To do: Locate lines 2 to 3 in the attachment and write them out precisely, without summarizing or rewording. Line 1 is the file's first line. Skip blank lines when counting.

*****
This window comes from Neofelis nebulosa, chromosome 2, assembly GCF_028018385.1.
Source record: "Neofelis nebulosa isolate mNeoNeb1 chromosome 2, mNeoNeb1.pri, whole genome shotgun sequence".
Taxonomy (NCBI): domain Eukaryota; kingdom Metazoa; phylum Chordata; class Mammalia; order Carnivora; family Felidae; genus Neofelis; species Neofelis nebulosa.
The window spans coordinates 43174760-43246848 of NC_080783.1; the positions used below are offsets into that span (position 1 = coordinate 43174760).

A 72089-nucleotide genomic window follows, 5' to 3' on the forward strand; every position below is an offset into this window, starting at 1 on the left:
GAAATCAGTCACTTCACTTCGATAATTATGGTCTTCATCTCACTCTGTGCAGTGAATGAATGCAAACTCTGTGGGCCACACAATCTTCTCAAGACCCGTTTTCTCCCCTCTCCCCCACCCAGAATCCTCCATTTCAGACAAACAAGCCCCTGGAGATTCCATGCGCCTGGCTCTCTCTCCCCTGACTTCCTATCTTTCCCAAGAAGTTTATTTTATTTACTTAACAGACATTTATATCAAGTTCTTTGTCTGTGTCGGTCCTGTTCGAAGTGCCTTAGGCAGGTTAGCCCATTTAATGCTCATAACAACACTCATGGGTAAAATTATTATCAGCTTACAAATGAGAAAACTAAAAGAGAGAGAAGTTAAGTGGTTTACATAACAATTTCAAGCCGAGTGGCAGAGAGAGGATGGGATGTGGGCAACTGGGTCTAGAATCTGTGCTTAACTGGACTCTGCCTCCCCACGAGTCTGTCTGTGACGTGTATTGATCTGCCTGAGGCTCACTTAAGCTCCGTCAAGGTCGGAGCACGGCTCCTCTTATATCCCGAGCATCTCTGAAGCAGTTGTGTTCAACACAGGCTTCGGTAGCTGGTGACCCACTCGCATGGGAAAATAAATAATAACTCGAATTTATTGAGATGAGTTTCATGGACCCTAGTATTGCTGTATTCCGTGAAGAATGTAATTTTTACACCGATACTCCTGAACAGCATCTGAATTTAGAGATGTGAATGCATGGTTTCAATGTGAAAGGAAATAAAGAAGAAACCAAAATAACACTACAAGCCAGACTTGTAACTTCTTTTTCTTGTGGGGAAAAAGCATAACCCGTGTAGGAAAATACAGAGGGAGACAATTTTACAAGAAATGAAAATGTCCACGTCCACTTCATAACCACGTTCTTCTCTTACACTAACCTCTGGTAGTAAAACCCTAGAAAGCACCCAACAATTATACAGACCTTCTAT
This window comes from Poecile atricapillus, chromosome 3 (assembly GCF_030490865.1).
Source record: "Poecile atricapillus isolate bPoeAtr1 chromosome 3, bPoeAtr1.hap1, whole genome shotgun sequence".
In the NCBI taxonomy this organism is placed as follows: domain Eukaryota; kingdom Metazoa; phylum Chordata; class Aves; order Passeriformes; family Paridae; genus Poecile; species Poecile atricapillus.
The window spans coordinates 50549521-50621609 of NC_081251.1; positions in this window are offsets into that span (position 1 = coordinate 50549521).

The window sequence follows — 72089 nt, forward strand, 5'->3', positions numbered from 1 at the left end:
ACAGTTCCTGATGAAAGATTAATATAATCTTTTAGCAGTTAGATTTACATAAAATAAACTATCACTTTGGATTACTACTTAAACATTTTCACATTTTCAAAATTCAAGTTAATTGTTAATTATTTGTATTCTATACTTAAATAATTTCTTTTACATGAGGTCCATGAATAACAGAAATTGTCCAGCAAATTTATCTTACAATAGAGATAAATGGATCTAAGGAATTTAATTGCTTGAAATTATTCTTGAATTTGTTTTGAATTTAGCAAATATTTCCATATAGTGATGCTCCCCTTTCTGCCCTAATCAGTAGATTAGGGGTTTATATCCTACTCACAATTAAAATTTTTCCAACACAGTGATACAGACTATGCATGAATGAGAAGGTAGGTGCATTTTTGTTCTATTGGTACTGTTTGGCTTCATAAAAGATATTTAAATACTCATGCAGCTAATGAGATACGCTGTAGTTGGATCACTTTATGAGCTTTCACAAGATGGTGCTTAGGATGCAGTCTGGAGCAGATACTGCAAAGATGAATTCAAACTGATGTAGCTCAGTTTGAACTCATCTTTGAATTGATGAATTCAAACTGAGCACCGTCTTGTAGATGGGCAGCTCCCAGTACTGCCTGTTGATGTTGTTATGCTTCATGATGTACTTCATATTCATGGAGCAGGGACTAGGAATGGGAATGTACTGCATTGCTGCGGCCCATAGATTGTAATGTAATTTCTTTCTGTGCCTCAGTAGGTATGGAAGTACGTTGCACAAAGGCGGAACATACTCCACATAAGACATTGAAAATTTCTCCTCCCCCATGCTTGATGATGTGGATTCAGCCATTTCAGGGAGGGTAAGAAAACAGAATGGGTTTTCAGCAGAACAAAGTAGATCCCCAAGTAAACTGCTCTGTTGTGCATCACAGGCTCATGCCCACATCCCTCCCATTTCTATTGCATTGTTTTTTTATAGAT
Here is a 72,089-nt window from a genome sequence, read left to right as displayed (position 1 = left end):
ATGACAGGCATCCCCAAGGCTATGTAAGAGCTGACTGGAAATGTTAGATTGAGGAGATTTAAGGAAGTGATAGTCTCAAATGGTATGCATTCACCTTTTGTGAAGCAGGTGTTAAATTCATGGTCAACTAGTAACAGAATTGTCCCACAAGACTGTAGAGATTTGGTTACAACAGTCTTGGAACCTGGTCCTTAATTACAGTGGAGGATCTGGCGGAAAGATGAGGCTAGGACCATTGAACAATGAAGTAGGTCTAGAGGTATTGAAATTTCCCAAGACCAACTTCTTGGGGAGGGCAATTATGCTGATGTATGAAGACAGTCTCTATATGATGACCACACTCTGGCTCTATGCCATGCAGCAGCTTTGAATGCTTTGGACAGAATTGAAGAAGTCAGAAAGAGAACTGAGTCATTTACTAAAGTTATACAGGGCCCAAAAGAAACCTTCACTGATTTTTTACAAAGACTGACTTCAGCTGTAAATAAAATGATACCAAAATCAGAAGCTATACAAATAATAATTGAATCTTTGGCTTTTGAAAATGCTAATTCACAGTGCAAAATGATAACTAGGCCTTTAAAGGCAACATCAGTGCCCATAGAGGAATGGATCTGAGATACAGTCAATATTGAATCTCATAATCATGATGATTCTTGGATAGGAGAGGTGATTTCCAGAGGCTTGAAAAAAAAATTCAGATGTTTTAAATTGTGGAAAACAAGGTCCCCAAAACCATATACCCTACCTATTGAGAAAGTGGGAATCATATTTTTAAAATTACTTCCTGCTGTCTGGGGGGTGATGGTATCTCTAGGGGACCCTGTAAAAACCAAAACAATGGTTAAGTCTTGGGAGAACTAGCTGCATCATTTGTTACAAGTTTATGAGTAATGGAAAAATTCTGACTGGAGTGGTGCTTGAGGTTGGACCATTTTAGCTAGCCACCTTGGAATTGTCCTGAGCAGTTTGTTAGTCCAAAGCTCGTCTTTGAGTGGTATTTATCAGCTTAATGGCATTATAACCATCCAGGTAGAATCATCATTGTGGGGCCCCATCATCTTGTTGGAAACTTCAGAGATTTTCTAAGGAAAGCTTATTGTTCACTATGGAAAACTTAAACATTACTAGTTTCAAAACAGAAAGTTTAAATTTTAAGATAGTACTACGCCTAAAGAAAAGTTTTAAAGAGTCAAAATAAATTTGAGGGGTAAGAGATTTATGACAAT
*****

Source record: "Neofelis nebulosa isolate mNeoNeb1 chromosome 2, mNeoNeb1.pri, whole genome shotgun sequence".
Taxonomy (NCBI): domain Eukaryota; kingdom Metazoa; phylum Chordata; class Mammalia; order Carnivora; family Felidae; genus Neofelis; species Neofelis nebulosa.